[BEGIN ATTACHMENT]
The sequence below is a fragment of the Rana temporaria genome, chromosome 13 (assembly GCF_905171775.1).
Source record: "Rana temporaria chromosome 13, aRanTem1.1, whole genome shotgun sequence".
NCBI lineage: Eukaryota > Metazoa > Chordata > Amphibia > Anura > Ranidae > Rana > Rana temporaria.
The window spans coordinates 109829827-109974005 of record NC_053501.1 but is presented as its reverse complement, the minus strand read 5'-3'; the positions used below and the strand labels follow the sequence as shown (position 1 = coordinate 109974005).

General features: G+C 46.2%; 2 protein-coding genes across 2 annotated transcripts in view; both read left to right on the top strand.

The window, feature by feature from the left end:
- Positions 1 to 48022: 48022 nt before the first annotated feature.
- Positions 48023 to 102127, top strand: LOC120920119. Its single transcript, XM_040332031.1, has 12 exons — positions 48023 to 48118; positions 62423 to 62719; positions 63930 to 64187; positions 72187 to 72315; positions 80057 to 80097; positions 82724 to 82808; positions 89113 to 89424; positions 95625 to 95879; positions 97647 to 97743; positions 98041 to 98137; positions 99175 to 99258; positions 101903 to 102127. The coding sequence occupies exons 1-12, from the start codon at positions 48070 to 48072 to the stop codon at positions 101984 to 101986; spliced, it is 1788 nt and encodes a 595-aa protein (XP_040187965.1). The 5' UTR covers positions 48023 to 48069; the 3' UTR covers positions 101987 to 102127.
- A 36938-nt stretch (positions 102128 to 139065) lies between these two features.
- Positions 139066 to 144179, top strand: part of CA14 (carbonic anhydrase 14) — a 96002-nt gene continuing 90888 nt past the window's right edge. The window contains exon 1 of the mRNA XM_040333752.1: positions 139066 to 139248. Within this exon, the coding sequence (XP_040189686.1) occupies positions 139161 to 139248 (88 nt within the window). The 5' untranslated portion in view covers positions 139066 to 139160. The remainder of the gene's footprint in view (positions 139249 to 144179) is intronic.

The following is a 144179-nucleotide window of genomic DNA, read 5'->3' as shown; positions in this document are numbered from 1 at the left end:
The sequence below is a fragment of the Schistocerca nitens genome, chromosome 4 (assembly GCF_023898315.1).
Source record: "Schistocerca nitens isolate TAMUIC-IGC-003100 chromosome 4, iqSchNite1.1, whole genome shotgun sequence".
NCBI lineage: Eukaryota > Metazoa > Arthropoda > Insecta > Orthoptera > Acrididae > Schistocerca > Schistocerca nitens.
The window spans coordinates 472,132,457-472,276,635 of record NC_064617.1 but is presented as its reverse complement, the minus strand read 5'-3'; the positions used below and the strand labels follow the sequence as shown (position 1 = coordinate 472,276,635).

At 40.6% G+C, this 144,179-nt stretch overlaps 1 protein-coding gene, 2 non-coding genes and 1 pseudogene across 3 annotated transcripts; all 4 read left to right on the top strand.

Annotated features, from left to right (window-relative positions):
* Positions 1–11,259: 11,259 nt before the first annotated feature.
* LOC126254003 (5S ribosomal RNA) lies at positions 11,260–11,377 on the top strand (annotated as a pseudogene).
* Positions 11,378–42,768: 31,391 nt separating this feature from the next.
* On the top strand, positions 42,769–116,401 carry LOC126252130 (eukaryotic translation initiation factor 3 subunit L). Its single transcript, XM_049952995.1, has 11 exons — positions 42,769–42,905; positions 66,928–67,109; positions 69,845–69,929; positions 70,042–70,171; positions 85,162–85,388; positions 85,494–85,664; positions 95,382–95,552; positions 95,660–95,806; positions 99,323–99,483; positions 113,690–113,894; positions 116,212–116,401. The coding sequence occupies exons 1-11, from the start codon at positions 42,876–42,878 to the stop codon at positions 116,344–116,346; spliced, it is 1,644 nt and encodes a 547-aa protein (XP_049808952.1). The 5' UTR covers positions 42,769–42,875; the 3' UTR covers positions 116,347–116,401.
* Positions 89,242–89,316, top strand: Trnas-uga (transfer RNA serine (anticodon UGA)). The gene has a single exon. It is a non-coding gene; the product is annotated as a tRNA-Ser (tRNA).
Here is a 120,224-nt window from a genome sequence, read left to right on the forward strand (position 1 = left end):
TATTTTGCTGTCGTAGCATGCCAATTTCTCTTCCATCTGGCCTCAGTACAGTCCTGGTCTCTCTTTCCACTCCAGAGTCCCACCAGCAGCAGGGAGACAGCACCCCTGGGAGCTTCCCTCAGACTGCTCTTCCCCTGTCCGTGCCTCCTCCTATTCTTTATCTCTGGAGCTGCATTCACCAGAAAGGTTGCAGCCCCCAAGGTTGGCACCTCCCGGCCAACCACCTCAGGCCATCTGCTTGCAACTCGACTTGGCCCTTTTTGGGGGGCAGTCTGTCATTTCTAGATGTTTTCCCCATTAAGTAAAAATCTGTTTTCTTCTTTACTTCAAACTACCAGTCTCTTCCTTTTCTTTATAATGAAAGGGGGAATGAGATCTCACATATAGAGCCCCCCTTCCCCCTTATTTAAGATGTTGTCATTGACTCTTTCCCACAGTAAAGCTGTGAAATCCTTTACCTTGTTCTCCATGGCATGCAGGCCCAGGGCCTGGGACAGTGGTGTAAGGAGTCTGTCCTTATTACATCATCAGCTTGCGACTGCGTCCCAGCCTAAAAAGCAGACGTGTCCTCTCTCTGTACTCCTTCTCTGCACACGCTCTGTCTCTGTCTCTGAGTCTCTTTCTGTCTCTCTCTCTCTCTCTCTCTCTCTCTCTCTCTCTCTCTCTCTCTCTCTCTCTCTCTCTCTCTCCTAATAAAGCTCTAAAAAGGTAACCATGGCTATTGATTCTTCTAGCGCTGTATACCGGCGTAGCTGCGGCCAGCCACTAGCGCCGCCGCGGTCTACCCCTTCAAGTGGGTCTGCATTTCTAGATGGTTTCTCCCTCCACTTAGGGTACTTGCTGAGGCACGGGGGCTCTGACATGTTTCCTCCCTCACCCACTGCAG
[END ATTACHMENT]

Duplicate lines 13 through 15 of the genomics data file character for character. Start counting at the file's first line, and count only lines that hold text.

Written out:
Source record: "Schistocerca nitens isolate TAMUIC-IGC-003100 chromosome 4, iqSchNite1.1, whole genome shotgun sequence".
NCBI lineage: Eukaryota > Metazoa > Arthropoda > Insecta > Orthoptera > Acrididae > Schistocerca > Schistocerca nitens.
The window spans coordinates 472,132,457-472,276,635 of record NC_064617.1 but is presented as its reverse complement, the minus strand read 5'-3'; the positions used below and the strand labels follow the sequence as shown (position 1 = coordinate 472,276,635).